Starting seeds to grow your own seedlings has a lot of benefits. It’s cheaper than buying transplants, you can grow exactly the type and variety of plants you want, and you can grow them on your own schedule.
You also will not need to worry about what the local garden center does or does not have, or if they might sell out of what you need. Growing your garden plants from seed gives you the most control over your garden from start to finish.
But there is a learning curve involved when you first learn to grow your own plants from seed. It’s an interesting learning curve, and it is not too hard if you have some good resources, but it is a learning curve, nonetheless.
Mistakes are not uncommon, even for experienced seedling growers. If you know what the more common seed-starting mistakes are, you can avoid them. Let’s take a look at
- 1. Starting too late
- 2. Not starting seeds on their own schedule
- 3. Wrong germination conditions.
- 4. Impatience
- 5. Light management
- 6. Water problems
- 7. Inviting damping off disease
- 8. Starting things that should be direct sown
- 9. Not hardening seed off before planting outside
- 10. Being afraid of starting seeds yourself!
1. Starting too late
This one is simple. And pretty self-explanatory.
If you wait too long to start your seeds, your plants will not have enough time to germinate and grow to a large enough size to survive transplanting to your garden. The reason that we even start seeds indoors is because the climate in many, if not most, areas is too cold, and the growing season is too short to start the seeds in the ground and have enough time left for those plants to grow to their full productive peak. For many types of tender vegetables and flowers, if you do not start them indoors in the winter and/or if you do not plant started plants, you will not get a crop (or bloom).
The shortest amount of time seeds will need is four to six weeks before they are due to be planted outside. That timing is only for a very few, select vegetables; most need more time. We’ll talk a little bit more about this later in this article.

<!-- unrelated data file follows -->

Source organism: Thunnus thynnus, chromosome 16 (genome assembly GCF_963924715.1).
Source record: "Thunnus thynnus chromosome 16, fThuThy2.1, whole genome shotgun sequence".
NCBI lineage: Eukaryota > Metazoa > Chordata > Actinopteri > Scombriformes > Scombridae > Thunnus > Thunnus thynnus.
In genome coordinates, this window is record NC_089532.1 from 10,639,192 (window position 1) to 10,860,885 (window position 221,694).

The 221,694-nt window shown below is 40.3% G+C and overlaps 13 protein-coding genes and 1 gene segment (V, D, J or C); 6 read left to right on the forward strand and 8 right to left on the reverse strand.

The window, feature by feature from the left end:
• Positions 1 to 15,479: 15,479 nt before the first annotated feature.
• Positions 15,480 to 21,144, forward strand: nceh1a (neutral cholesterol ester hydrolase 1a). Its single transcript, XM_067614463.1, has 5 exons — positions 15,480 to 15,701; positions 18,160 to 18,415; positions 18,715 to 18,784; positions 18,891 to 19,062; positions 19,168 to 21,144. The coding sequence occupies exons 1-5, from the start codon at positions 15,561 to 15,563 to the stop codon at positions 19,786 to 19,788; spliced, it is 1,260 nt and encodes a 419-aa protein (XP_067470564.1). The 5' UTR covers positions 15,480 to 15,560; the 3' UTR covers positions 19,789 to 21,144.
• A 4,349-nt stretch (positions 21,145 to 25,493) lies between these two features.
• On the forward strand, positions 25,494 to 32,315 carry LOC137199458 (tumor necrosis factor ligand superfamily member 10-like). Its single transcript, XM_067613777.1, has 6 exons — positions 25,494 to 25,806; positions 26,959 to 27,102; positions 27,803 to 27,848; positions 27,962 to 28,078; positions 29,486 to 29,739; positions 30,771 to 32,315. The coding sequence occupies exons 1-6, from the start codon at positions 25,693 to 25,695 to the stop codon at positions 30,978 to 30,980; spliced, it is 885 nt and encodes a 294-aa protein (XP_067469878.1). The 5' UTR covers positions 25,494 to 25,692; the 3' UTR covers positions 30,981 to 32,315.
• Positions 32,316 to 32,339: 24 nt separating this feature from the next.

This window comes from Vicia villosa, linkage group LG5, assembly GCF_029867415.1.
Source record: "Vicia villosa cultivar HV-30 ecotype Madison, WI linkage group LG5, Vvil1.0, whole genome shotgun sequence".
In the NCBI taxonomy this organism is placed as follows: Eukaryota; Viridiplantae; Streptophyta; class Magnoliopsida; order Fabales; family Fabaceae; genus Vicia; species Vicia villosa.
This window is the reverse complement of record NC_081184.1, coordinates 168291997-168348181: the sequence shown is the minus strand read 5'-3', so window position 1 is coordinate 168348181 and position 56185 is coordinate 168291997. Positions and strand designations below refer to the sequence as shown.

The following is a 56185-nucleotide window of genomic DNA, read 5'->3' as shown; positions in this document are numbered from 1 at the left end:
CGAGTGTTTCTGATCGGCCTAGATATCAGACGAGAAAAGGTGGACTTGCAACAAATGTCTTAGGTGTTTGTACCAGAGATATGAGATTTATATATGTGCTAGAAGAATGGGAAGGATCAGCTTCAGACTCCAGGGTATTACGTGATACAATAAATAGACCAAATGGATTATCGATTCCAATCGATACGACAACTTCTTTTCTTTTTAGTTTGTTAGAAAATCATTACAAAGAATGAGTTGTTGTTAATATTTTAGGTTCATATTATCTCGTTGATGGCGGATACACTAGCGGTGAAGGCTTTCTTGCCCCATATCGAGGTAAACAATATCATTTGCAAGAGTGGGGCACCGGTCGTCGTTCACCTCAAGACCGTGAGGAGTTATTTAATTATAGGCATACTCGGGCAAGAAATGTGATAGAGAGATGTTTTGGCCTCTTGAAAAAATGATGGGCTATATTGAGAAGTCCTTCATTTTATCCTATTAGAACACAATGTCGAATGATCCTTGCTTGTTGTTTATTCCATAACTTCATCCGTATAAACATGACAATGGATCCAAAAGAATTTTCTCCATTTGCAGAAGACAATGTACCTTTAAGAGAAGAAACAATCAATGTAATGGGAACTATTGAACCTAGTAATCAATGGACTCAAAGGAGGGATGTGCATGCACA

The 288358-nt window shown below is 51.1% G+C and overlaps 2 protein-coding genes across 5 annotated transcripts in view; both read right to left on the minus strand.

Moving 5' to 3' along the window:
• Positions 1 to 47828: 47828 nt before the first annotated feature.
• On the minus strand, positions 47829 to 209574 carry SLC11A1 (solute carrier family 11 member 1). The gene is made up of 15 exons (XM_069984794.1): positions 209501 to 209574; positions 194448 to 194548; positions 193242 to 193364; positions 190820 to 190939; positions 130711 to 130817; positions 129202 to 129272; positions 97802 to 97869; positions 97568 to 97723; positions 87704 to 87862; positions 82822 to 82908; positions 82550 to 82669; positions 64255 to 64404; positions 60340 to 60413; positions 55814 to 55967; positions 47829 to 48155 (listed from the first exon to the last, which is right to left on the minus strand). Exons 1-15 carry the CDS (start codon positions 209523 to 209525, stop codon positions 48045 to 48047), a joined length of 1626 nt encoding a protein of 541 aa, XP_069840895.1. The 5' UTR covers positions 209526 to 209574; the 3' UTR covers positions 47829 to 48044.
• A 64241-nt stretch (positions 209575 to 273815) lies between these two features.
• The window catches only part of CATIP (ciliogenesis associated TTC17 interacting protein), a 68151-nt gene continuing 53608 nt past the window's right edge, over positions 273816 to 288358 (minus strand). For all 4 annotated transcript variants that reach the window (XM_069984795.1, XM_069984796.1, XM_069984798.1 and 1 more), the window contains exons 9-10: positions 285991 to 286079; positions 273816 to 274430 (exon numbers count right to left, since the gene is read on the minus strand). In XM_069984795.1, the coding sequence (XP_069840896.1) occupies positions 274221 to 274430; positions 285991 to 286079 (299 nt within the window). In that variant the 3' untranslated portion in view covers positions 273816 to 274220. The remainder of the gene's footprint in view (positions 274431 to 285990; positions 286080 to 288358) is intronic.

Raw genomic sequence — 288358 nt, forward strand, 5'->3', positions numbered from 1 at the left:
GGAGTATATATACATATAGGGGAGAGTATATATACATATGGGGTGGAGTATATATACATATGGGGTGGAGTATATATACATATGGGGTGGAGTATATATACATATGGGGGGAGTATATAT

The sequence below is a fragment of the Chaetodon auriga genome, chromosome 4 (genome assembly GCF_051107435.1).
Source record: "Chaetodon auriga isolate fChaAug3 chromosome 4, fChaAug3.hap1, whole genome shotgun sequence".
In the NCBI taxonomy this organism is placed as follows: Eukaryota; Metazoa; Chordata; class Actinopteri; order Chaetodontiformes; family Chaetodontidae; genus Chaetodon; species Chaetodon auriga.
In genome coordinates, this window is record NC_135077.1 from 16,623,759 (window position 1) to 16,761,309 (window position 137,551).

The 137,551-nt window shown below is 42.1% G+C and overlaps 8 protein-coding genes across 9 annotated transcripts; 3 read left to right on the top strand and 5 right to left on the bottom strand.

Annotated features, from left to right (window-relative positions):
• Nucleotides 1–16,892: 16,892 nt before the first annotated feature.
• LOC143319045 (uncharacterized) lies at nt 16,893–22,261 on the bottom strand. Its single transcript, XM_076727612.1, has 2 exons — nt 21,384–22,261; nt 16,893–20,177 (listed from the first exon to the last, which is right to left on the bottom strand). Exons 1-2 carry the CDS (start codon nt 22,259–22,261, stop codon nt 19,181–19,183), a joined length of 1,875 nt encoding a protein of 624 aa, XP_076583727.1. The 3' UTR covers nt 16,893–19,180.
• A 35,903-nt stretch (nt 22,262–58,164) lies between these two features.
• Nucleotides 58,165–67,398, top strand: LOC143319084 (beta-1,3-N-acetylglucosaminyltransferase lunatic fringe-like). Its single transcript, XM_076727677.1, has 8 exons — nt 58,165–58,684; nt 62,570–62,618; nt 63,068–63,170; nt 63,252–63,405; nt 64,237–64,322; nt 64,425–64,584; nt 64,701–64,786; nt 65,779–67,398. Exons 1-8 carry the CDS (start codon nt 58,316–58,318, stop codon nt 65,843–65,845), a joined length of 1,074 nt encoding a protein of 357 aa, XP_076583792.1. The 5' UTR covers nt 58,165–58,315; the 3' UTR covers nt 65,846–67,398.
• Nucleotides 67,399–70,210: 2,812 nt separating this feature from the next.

This begs the question, though—can you start seeds too early?
The short answer? Not really. Not in most cases (there are exceptions, of course). Starting early does present some challenges and does require more investments of time and money for supplies. If in doubt, you’re better off starting too early than too late.
2. Not starting seeds on their own schedule
Not all seeds need the same timeframe to start and grow into good, viable transplants.
Some seeds have a long germination period of up to four weeks. Long, slow germination periods are common for things like onions and plants in the allium family, strawberries, celery, and others.
Some seedlings grow very slowly after they germinate. This is common for herbs and also for many flowers. Pepper plants are famous slow growers, too. There are, of course, others.
Some plants, especially those with larger seeds, grow very fast and don’t need much time at all.
There are also some seeds that will germinate perfectly fine, but the plants do not do well when transplanted, or they do not do well when they get too rooted in their pots. Squash, pumpkins, and sunflowers are a few we can name here as examples. For these plants, you want to limit the amount of time that they are in those pots before transplanting.
The most common amount of time that it takes for seeds to germinate and grow to transplant size is between six and eight weeks before your planting date. This length of time will cover the vast majority of vegetable plants and many flowers.
Do be well aware, though, that some of the things you will want to grow will need different amounts of time—some may need to start up to 12 or 16 weeks before your last frost and/or planting date. Some will be as little as four.